a UNMPD officer was sent to Scholes Hall in reference to a male banging on the president’s office door, according to a report. The male was yelling, stating he knew people were inside and demanded to see the president. He accused the president of being lazy, because school was beginning, and he was not in his office. The male was not at the office when the officer arrived. The officer searched the building and parking lot and did not locate the male. Ten minutes later, UNMPD dispatch received a call, involving the same male at the Centennial Engineering building. This time, he was yelling outside of the dean of students office, demanding to see the dean. When another officer arrived, the male was laying on the ground. He seemed to be under the influence of drugs or alcohol. The male was
monday, September 11, 2017 / Page 7
identified — a records check revealed he is a UNM graduate student. When the first officer asked the male why he was causing a disturbance on campus, he said he wanted to speak with someone about his issues. His speech was slurred and, at times, nonsensical. He was dirty and possibly living on the streets. He was issued a criminal trespass not to return after his violent behavior at both offices. Criminal trespass On Thursday, Aug. 24, a patrolling officer was notified that a banned male was visiting UNM classrooms and offices and bothering staff, according to a report. Another officer saw the subject near Popejoy Hall and Johnson Gym. UNM officers had been notified that the UNM dean of students banned the male until 2018 for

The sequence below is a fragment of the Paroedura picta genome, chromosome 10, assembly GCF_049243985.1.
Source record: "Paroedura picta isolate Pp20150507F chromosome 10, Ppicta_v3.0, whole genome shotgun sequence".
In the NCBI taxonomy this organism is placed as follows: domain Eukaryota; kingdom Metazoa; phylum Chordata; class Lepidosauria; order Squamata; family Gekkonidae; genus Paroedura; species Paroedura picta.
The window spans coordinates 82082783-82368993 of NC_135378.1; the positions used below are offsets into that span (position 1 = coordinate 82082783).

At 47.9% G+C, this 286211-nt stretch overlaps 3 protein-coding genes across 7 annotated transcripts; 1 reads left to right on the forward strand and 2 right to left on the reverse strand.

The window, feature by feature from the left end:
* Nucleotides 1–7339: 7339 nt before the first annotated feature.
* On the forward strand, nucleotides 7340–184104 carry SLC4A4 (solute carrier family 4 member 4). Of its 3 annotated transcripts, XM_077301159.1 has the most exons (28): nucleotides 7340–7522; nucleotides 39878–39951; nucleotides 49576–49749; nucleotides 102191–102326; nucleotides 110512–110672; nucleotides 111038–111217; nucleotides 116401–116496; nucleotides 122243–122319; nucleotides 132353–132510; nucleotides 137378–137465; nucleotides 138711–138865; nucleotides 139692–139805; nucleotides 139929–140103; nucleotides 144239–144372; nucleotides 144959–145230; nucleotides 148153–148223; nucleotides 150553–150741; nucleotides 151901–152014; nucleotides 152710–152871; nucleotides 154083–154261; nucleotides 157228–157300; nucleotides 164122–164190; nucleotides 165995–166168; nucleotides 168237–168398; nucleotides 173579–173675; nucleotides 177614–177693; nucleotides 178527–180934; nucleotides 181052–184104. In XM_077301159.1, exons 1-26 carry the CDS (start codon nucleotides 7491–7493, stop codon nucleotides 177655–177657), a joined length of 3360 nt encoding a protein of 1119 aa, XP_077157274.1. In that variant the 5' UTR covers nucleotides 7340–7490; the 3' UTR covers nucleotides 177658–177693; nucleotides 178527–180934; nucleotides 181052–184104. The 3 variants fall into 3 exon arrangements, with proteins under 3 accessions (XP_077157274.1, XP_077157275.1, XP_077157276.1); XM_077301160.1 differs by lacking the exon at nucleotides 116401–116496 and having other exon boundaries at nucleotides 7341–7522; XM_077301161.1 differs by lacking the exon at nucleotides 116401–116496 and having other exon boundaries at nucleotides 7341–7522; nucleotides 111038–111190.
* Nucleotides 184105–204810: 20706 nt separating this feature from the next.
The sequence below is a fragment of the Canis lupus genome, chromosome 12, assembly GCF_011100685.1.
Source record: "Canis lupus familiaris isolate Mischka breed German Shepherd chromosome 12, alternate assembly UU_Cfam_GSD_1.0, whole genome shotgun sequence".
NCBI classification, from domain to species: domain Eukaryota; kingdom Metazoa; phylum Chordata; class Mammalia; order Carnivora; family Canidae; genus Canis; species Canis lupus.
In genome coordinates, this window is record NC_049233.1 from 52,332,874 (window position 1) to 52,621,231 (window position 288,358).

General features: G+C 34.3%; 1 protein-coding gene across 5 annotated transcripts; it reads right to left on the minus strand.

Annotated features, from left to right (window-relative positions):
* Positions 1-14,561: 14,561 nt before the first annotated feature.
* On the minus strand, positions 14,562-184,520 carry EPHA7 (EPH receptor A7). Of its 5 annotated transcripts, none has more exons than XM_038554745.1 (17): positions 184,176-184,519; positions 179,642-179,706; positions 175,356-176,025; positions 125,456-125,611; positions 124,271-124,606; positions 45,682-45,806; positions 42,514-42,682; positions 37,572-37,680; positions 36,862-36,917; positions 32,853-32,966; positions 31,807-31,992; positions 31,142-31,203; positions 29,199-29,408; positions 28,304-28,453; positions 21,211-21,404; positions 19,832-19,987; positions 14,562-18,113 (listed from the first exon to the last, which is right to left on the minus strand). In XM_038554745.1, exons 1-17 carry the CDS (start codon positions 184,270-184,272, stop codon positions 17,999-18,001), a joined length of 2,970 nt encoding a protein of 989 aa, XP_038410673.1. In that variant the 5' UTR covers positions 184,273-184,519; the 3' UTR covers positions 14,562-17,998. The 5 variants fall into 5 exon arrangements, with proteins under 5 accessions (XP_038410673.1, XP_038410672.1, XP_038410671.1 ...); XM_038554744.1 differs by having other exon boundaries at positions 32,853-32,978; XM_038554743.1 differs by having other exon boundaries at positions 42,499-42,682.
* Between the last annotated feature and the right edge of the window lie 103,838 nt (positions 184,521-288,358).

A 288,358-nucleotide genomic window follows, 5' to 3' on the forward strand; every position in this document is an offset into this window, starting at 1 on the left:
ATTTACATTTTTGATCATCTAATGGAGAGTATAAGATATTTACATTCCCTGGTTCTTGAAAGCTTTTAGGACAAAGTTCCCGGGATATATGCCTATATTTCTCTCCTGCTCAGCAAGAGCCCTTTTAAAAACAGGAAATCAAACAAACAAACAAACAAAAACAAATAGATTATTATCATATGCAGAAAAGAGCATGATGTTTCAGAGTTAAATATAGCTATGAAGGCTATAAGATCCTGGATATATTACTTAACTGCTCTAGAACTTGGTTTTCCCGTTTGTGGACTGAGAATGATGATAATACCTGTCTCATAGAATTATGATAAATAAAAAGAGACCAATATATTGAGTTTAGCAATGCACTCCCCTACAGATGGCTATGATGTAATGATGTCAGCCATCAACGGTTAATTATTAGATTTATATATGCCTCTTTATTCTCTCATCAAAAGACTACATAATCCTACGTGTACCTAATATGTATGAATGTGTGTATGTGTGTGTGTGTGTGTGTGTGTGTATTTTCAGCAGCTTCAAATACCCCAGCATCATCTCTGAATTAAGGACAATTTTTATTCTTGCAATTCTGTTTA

disruptive conduct. The male is not a registered student, and he was issued a banning letter in the past. Later that day, the male was seen outside the Humanities building. When the first officer approached the area, the man vanished into a heavily populated area. The officer continued to look for him, saw him outside of Zimmerman Library, called his name and made eye contact with him. The male ran into Hokona Hall. The officer previously called for backup; thus, UNM officers inside Hokona Hall were already alerted about the situation and stopped the male. The first officer arrested the male for criminal trespass. The male said he ran from the officer because he knew he was banned from campus. Compiled by Elizabeth Sanchez
We’ll never forget where we were on 9/11 By Nichole Harwood @Nolidoli1 There are certain memories that become cemented in your mind. Certain events, times and places that when they happen, you know you are going to remember where you were and what you were doing at the
time for the rest of your life when it occurred. You’ll remember even if you don’t understand why. The viewing of the news feed of the attack on Sept. 11, 2001 is certainly one of those memories. According to an Aug. 2011 Pew Research survey, “97 percent of Americans who were at least eight years old when the attacks happened said they remembered
exactly where they were or what they were doing when they heard the news.” I was eleven years old at the time of the Sept. 11, 2001 attacks — it should be no surprise that I too am among those who remember exactly where I was. Unlike many of my peers, I did not receive the news in a school building, having been homeschooled from